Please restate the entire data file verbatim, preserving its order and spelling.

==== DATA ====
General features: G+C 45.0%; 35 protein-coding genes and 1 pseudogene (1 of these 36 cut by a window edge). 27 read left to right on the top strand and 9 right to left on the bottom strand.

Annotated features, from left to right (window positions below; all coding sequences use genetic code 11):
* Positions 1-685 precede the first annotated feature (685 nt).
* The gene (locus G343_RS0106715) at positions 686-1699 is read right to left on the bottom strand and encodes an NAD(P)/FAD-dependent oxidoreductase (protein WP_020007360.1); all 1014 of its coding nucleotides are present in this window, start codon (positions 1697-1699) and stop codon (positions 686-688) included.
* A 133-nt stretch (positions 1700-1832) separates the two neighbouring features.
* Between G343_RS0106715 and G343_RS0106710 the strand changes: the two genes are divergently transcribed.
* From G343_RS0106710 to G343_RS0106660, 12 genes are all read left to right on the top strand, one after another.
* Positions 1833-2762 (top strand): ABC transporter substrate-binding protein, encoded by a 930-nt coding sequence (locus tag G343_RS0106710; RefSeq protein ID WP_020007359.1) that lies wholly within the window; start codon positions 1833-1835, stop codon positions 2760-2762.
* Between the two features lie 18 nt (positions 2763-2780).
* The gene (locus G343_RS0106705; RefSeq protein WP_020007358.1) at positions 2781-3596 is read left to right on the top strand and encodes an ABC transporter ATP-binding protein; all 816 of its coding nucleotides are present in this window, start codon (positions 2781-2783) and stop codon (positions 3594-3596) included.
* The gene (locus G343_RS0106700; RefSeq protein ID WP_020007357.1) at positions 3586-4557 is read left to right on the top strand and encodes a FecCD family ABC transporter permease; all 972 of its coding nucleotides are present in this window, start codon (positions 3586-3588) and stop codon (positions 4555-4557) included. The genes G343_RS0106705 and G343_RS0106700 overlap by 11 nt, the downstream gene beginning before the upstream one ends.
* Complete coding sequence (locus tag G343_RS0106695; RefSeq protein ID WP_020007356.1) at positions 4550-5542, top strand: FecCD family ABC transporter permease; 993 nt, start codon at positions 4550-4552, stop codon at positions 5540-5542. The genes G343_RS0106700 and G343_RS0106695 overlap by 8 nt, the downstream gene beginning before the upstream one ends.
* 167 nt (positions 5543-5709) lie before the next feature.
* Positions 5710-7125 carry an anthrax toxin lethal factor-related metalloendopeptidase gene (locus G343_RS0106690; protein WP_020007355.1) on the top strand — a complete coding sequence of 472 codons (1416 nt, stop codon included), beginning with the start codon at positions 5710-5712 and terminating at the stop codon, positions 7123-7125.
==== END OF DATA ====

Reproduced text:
General features: G+C 45.0%; 35 protein-coding genes and 1 pseudogene (1 of these 36 cut by a window edge). 27 read left to right on the top strand and 9 right to left on the bottom strand.

Annotated features, from left to right (window positions below; all coding sequences use genetic code 11):
* Positions 1-685 precede the first annotated feature (685 nt).
* The gene (locus G343_RS0106715) at positions 686-1699 is read right to left on the bottom strand and encodes an NAD(P)/FAD-dependent oxidoreductase (protein WP_020007360.1); all 1014 of its coding nucleotides are present in this window, start codon (positions 1697-1699) and stop codon (positions 686-688) included.
* A 133-nt stretch (positions 1700-1832) separates the two neighbouring features.
* Between G343_RS0106715 and G343_RS0106710 the strand changes: the two genes are divergently transcribed.
* From G343_RS0106710 to G343_RS0106660, 12 genes are all read left to right on the top strand, one after another.
* Positions 1833-2762 (top strand): ABC transporter substrate-binding protein, encoded by a 930-nt coding sequence (locus tag G343_RS0106710; RefSeq protein ID WP_020007359.1) that lies wholly within the window; start codon positions 1833-1835, stop codon positions 2760-2762.
* Between the two features lie 18 nt (positions 2763-2780).
* The gene (locus G343_RS0106705; RefSeq protein WP_020007358.1) at positions 2781-3596 is read left to right on the top strand and encodes an ABC transporter ATP-binding protein; all 816 of its coding nucleotides are present in this window, start codon (positions 2781-2783) and stop codon (positions 3594-3596) included.
* The gene (locus G343_RS0106700; RefSeq protein ID WP_020007357.1) at positions 3586-4557 is read left to right on the top strand and encodes a FecCD family ABC transporter permease; all 972 of its coding nucleotides are present in this window, start codon (positions 3586-3588) and stop codon (positions 4555-4557) included. The genes G343_RS0106705 and G343_RS0106700 overlap by 11 nt, the downstream gene beginning before the upstream one ends.
* Complete coding sequence (locus tag G343_RS0106695; RefSeq protein ID WP_020007356.1) at positions 4550-5542, top strand: FecCD family ABC transporter permease; 993 nt, start codon at positions 4550-4552, stop codon at positions 5540-5542. The genes G343_RS0106700 and G343_RS0106695 overlap by 8 nt, the downstream gene beginning before the upstream one ends.
* 167 nt (positions 5543-5709) lie before the next feature.
* Positions 5710-7125 carry an anthrax toxin lethal factor-related metalloendopeptidase gene (locus G343_RS0106690; protein WP_020007355.1) on the top strand — a complete coding sequence of 472 codons (1416 nt, stop codon included), beginning with the start codon at positions 5710-5712 and terminating at the stop codon, positions 7123-7125.